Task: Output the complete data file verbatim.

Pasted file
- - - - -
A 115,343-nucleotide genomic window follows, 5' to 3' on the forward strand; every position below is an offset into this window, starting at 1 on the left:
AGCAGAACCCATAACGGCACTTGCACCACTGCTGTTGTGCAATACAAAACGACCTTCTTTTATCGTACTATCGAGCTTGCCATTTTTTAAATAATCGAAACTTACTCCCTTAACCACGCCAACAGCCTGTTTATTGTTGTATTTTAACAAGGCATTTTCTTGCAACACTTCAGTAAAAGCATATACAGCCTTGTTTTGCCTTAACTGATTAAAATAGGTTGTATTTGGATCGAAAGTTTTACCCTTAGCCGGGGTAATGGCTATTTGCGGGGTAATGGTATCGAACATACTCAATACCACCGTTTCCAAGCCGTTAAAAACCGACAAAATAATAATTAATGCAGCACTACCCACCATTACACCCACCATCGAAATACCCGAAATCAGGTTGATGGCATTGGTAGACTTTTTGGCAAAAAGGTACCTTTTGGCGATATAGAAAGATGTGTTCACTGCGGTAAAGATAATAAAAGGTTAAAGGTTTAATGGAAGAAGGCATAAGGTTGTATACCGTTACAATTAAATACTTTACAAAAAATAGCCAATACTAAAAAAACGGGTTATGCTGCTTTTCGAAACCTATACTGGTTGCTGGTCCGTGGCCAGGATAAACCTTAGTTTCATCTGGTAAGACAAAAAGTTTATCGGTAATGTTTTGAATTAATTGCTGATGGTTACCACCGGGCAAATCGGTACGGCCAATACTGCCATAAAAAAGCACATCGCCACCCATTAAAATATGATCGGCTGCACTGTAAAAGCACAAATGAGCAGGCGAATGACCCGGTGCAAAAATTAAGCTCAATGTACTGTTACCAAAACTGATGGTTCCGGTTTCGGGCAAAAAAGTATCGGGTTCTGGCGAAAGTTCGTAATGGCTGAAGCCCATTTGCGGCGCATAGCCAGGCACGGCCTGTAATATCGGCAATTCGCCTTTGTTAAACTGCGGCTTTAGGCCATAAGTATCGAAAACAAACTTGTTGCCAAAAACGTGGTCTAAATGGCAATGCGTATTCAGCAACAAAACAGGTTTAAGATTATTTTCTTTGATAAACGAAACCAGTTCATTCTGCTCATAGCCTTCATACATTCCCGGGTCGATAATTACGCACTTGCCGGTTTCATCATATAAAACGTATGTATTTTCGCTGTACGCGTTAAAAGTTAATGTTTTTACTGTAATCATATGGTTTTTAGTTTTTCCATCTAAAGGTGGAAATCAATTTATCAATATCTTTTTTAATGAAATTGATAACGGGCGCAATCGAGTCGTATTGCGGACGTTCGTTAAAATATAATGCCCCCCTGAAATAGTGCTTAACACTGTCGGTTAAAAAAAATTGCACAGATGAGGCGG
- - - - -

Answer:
A 115,343-nucleotide genomic window follows, 5' to 3' on the forward strand; every position below is an offset into this window, starting at 1 on the left:
AGCAGAACCCATAACGGCACTTGCACCACTGCTGTTGTGCAATACAAAACGACCTTCTTTTATCGTACTATCGAGCTTGCCATTTTTTAAATAATCGAAACTTACTCCCTTAACCACGCCAACAGCCTGTTTATTGTTGTATTTTAACAAGGCATTTTCTTGCAACACTTCAGTAAAAGCATATACAGCCTTGTTTTGCCTTAACTGATTAAAATAGGTTGTATTTGGATCGAAAGTTTTACCCTTAGCCGGGGTAATGGCTATTTGCGGGGTAATGGTATCGAACATACTCAATACCACCGTTTCCAAGCCGTTAAAAACCGACAAAATAATAATTAATGCAGCACTACCCACCATTACACCCACCATCGAAATACCCGAAATCAGGTTGATGGCATTGGTAGACTTTTTGGCAAAAAGGTACCTTTTGGCGATATAGAAAGATGTGTTCACTGCGGTAAAGATAATAAAAGGTTAAAGGTTTAATGGAAGAAGGCATAAGGTTGTATACCGTTACAATTAAATACTTTACAAAAAATAGCCAATACTAAAAAAACGGGTTATGCTGCTTTTCGAAACCTATACTGGTTGCTGGTCCGTGGCCAGGATAAACCTTAGTTTCATCTGGTAAGACAAAAAGTTTATCGGTAATGTTTTGAATTAATTGCTGATGGTTACCACCGGGCAAATCGGTACGGCCAATACTGCCATAAAAAAGCACATCGCCACCCATTAAAATATGATCGGCTGCACTGTAAAAGCACAAATGAGCAGGCGAATGACCCGGTGCAAAAATTAAGCTCAATGTACTGTTACCAAAACTGATGGTTCCGGTTTCGGGCAAAAAAGTATCGGGTTCTGGCGAAAGTTCGTAATGGCTGAAGCCCATTTGCGGCGCATAGCCAGGCACGGCCTGTAATATCGGCAATTCGCCTTTGTTAAACTGCGGCTTTAGGCCATAAGTATCGAAAACAAACTTGTTGCCAAAAACGTGGTCTAAATGGCAATGCGTATTCAGCAACAAAACAGGTTTAAGATTATTTTCTTTGATAAACGAAACCAGTTCATTCTGCTCATAGCCTTCATACATTCCCGGGTCGATAATTACGCACTTGCCGGTTTCATCATATAAAACGTATGTATTTTCGCTGTACGCGTTAAAAGTTAATGTTTTTACTGTAATCATATGGTTTTTAGTTTTTCCATCTAAAGGTGGAAATCAATTTATCAATATCTTTTTTAATGAAATTGATAACGGGCGCAATCGAGTCGTATTGCGGACGTTCGTTAAAATATAATGCCCCCCTGAAATAGTGCTTAACACTGTCGGTTAAAAAAAATTGCACAGATGAGGCGG